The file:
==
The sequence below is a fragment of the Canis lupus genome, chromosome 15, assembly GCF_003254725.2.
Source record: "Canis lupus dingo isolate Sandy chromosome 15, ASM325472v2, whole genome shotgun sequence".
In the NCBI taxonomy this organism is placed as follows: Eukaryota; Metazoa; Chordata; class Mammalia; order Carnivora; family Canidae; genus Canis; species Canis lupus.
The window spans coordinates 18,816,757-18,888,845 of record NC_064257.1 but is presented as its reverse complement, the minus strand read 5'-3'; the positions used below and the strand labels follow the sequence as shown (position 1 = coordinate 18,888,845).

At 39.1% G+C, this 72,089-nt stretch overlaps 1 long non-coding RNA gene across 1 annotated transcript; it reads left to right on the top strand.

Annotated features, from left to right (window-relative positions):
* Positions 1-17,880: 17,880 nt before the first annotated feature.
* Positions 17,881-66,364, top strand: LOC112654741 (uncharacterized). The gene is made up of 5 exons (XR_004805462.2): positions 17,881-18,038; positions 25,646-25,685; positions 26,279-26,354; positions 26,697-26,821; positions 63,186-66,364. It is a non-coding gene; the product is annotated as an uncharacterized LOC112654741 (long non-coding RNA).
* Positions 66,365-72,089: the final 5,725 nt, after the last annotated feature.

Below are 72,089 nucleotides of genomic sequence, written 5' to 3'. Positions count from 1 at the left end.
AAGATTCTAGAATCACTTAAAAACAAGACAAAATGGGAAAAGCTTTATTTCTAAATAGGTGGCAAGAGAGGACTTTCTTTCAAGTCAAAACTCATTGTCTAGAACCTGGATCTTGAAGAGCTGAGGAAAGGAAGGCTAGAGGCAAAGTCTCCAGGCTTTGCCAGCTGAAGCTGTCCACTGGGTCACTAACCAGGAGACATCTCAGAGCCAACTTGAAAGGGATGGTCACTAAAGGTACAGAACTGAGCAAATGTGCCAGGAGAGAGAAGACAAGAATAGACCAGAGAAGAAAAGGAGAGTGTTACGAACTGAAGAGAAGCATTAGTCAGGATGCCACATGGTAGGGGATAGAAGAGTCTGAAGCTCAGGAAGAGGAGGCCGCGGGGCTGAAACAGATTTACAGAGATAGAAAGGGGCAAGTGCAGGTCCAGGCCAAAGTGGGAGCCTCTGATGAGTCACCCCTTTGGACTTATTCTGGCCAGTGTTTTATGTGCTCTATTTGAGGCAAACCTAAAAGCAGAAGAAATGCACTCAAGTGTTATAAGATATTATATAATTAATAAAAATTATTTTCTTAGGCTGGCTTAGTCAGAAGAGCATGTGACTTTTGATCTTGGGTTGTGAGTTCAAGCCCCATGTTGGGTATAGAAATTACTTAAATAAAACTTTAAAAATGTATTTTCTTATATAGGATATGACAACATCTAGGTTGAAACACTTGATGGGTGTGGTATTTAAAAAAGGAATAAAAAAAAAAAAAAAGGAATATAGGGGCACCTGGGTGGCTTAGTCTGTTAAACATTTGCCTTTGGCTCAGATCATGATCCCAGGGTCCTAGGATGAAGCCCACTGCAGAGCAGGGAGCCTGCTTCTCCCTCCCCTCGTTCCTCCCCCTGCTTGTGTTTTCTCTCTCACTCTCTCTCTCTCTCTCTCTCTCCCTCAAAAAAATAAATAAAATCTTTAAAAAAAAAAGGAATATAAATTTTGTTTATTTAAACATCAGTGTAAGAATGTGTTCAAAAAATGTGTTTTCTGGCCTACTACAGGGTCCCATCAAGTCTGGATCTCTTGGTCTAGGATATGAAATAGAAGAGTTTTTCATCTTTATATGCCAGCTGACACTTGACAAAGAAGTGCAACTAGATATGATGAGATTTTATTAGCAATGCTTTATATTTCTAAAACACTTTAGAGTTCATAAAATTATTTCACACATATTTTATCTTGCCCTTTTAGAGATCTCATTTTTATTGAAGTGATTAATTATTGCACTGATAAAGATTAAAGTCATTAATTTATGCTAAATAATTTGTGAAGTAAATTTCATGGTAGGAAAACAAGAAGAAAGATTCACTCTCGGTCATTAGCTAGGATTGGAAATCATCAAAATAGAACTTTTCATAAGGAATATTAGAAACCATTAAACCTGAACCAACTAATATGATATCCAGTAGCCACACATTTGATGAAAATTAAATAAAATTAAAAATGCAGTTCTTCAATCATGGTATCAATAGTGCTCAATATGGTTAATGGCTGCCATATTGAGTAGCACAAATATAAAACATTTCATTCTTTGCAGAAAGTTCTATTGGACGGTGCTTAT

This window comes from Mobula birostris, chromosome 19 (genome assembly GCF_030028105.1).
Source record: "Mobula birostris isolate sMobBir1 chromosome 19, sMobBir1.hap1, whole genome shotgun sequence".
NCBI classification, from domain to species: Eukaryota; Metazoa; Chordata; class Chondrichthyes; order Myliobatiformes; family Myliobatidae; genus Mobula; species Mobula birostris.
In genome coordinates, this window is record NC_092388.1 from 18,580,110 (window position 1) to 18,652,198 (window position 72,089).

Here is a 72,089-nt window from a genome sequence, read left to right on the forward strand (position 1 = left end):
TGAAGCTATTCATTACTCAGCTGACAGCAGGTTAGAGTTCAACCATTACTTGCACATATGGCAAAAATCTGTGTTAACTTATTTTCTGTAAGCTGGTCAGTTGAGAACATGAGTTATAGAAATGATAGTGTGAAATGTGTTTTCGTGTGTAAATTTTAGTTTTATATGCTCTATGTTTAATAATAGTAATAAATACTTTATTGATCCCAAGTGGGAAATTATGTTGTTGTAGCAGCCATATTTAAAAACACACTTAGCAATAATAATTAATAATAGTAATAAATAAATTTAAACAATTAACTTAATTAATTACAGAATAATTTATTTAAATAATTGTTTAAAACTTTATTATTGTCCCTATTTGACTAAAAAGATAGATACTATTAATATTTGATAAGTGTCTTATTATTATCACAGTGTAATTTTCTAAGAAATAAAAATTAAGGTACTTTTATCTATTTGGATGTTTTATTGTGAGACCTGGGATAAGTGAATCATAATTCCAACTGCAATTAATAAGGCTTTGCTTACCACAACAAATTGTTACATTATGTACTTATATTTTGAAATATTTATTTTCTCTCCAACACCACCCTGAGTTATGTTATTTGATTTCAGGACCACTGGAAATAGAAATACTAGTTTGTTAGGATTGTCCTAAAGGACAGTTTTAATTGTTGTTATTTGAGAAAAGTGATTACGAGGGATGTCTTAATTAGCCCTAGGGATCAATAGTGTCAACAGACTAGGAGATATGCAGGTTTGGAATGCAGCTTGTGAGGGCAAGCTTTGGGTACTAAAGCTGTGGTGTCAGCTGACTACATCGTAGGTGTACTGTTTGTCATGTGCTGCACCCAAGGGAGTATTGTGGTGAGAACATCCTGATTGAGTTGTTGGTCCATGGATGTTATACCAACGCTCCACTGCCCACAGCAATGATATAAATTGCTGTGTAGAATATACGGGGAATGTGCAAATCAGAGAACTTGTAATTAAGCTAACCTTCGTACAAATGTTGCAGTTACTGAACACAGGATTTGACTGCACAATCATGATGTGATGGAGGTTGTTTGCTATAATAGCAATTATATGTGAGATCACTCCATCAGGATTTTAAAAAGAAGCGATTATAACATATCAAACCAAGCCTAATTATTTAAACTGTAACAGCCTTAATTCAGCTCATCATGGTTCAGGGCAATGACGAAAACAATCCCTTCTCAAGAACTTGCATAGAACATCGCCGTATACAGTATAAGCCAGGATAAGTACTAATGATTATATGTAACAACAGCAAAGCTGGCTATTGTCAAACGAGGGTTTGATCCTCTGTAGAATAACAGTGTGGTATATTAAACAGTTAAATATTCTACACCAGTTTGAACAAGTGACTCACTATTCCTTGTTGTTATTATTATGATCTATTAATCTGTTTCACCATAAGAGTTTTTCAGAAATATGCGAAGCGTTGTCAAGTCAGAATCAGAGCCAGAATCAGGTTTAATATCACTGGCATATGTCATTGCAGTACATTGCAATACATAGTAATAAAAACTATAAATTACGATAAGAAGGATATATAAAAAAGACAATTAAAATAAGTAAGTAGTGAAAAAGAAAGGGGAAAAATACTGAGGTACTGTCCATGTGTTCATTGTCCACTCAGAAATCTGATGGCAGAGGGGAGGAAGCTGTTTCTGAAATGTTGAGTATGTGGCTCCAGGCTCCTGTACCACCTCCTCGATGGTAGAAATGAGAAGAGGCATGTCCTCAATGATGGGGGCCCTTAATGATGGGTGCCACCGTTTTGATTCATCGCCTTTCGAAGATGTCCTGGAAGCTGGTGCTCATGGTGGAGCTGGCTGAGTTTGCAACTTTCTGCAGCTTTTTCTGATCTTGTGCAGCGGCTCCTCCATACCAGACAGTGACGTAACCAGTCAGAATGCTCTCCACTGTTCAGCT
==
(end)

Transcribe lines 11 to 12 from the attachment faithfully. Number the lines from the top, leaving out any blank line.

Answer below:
AAGATTCTAGAATCACTTAAAAACAAGACAAAATGGGAAAAGCTTTATTTCTAAATAGGTGGCAAGAGAGGACTTTCTTTCAAGTCAAAACTCATTGTCTAGAACCTGGATCTTGAAGAGCTGAGGAAAGGAAGGCTAGAGGCAAAGTCTCCAGGCTTTGCCAGCTGAAGCTGTCCACTGGGTCACTAACCAGGAGACATCTCAGAGCCAACTTGAAAGGGATGGTCACTAAAGGTACAGAACTGAGCAAATGTGCCAGGAGAGAGAAGACAAGAATAGACCAGAGAAGAAAAGGAGAGTGTTACGAACTGAAGAGAAGCATTAGTCAGGATGCCACATGGTAGGGGATAGAAGAGTCTGAAGCTCAGGAAGAGGAGGCCGCGGGGCTGAAACAGATTTACAGAGATAGAAAGGGGCAAGTGCAGGTCCAGGCCAAAGTGGGAGCCTCTGATGAGTCACCCCTTTGGACTTATTCTGGCCAGTGTTTTATGTGCTCTATTTGAGGCAAACCTAAAAGCAGAAGAAATGCACTCAAGTGTTATAAGATATTATATAATTAATAAAAATTATTTTCTTAGGCTGGCTTAGTCAGAAGAGCATGTGACTTTTGATCTTGGGTTGTGAGTTCAAGCCCCATGTTGGGTATAGAAATTACTTAAATAAAACTTTAAAAATGTATTTTCTTATATAGGATATGACAACATCTAGGTTGAAACACTTGATGGGTGTGGTATTTAAAAAAGGAATAAAAAAAAAAAAAAAGGAATATAGGGGCACCTGGGTGGCTTAGTCTGTTAAACATTTGCCTTTGGCTCAGATCATGATCCCAGGGTCCTAGGATGAAGCCCACTGCAGAGCAGGGAGCCTGCTTCTCCCTCCCCTCGTTCCTCCCCCTGCTTGTGTTTTCTCTCTCACTCTCTCTCTCTCTCTCTCTCTCCCTCAAAAAAATAAATAAAATCTTTAAAAAAAAAAGGAATATAAATTTTGTTTATTTAAACATCAGTGTAAGAATGTGTTCAAAAAATGTGTTTTCTGGCCTACTACAGGGTCCCATCAAGTCTGGATCTCTTGGTCTAGGATATGAAATAGAAGAGTTTTTCATCTTTATATGCCAGCTGACACTTGACAAAGAAGTGCAACTAGATATGATGAGATTTTATTAGCAATGCTTTATATTTCTAAAACACTTTAGAGTTCATAAAATTATTTCACACATATTTTATCTTGCCCTTTTAGAGATCTCATTTTTATTGAAGTGATTAATTATTGCACTGATAAAGATTAAAGTCATTAATTTATGCTAAATAATTTGTGAAGTAAATTTCATGGTAGGAAAACAAGAAGAAAGATTCACTCTCGGTCATTAGCTAGGATTGGAAATCATCAAAATAGAACTTTTCATAAGGAATATTAGAAACCATTAAACCTGAACCAACTAATATGATATCCAGTAGCCACACATTTGATGAAAATTAAATAAAATTAAAAATGCAGTTCTTCAATCATGGTATCAATAGTGCTCAATATGGTTAATGGCTGCCATATTGAGTAGCACAAATATAAAACATTTCATTCTTTGCAGAAAGTTCTATTGGACGGTGCTTAT

This window comes from Mobula birostris, chromosome 19 (genome assembly GCF_030028105.1).